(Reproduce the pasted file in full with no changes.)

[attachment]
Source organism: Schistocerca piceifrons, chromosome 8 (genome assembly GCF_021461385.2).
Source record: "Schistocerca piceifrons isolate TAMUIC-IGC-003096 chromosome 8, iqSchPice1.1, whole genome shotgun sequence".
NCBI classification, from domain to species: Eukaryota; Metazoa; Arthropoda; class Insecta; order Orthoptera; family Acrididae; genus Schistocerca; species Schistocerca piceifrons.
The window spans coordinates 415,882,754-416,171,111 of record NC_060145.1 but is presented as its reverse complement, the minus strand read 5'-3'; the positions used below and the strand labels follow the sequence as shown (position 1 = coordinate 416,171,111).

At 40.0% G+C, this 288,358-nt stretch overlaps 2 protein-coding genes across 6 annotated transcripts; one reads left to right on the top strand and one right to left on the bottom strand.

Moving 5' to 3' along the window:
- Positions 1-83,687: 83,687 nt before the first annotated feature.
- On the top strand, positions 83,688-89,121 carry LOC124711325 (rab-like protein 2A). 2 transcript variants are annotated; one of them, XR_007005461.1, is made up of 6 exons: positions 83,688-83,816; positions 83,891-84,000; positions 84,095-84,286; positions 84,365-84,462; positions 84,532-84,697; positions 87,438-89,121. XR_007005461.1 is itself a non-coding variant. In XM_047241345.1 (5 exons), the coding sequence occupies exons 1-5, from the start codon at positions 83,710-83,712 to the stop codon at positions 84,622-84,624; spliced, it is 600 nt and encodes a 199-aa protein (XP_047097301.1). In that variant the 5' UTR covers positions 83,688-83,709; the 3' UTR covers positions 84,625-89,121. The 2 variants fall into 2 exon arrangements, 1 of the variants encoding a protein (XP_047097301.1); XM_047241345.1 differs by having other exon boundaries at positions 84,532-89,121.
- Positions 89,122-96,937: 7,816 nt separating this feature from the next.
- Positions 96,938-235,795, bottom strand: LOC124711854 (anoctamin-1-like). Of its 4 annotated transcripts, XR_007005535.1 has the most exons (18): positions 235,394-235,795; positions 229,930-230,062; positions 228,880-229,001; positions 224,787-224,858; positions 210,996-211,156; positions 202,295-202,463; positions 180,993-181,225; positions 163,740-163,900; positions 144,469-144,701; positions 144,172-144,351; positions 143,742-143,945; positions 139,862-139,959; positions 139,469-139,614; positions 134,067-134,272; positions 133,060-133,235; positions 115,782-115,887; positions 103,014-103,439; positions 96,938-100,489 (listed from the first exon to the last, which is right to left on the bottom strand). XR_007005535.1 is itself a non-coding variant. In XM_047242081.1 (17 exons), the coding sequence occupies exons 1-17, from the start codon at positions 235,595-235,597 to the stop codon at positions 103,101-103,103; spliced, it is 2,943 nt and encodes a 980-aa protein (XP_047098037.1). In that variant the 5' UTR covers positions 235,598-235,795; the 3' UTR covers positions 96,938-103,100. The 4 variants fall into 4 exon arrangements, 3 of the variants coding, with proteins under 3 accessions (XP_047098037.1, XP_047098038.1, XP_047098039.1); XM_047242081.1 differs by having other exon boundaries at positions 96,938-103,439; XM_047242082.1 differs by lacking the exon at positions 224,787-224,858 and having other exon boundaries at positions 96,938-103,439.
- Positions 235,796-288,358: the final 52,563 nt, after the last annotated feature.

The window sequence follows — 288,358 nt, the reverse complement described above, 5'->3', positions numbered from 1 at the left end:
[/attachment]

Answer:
Source organism: Schistocerca piceifrons, chromosome 8 (genome assembly GCF_021461385.2).
Source record: "Schistocerca piceifrons isolate TAMUIC-IGC-003096 chromosome 8, iqSchPice1.1, whole genome shotgun sequence".
NCBI classification, from domain to species: Eukaryota; Metazoa; Arthropoda; class Insecta; order Orthoptera; family Acrididae; genus Schistocerca; species Schistocerca piceifrons.
The window spans coordinates 415,882,754-416,171,111 of record NC_060145.1 but is presented as its reverse complement, the minus strand read 5'-3'; the positions used below and the strand labels follow the sequence as shown (position 1 = coordinate 416,171,111).

At 40.0% G+C, this 288,358-nt stretch overlaps 2 protein-coding genes across 6 annotated transcripts; one reads left to right on the top strand and one right to left on the bottom strand.

Moving 5' to 3' along the window:
- Positions 1-83,687: 83,687 nt before the first annotated feature.
- On the top strand, positions 83,688-89,121 carry LOC124711325 (rab-like protein 2A). 2 transcript variants are annotated; one of them, XR_007005461.1, is made up of 6 exons: positions 83,688-83,816; positions 83,891-84,000; positions 84,095-84,286; positions 84,365-84,462; positions 84,532-84,697; positions 87,438-89,121. XR_007005461.1 is itself a non-coding variant. In XM_047241345.1 (5 exons), the coding sequence occupies exons 1-5, from the start codon at positions 83,710-83,712 to the stop codon at positions 84,622-84,624; spliced, it is 600 nt and encodes a 199-aa protein (XP_047097301.1). In that variant the 5' UTR covers positions 83,688-83,709; the 3' UTR covers positions 84,625-89,121. The 2 variants fall into 2 exon arrangements, 1 of the variants encoding a protein (XP_047097301.1); XM_047241345.1 differs by having other exon boundaries at positions 84,532-89,121.
- Positions 89,122-96,937: 7,816 nt separating this feature from the next.
- Positions 96,938-235,795, bottom strand: LOC124711854 (anoctamin-1-like). Of its 4 annotated transcripts, XR_007005535.1 has the most exons (18): positions 235,394-235,795; positions 229,930-230,062; positions 228,880-229,001; positions 224,787-224,858; positions 210,996-211,156; positions 202,295-202,463; positions 180,993-181,225; positions 163,740-163,900; positions 144,469-144,701; positions 144,172-144,351; positions 143,742-143,945; positions 139,862-139,959; positions 139,469-139,614; positions 134,067-134,272; positions 133,060-133,235; positions 115,782-115,887; positions 103,014-103,439; positions 96,938-100,489 (listed from the first exon to the last, which is right to left on the bottom strand). XR_007005535.1 is itself a non-coding variant. In XM_047242081.1 (17 exons), the coding sequence occupies exons 1-17, from the start codon at positions 235,595-235,597 to the stop codon at positions 103,101-103,103; spliced, it is 2,943 nt and encodes a 980-aa protein (XP_047098037.1). In that variant the 5' UTR covers positions 235,598-235,795; the 3' UTR covers positions 96,938-103,100. The 4 variants fall into 4 exon arrangements, 3 of the variants coding, with proteins under 3 accessions (XP_047098037.1, XP_047098038.1, XP_047098039.1); XM_047242081.1 differs by having other exon boundaries at positions 96,938-103,439; XM_047242082.1 differs by lacking the exon at positions 224,787-224,858 and having other exon boundaries at positions 96,938-103,439.
- Positions 235,796-288,358: the final 52,563 nt, after the last annotated feature.

The window sequence follows — 288,358 nt, the reverse complement described above, 5'->3', positions numbered from 1 at the left end: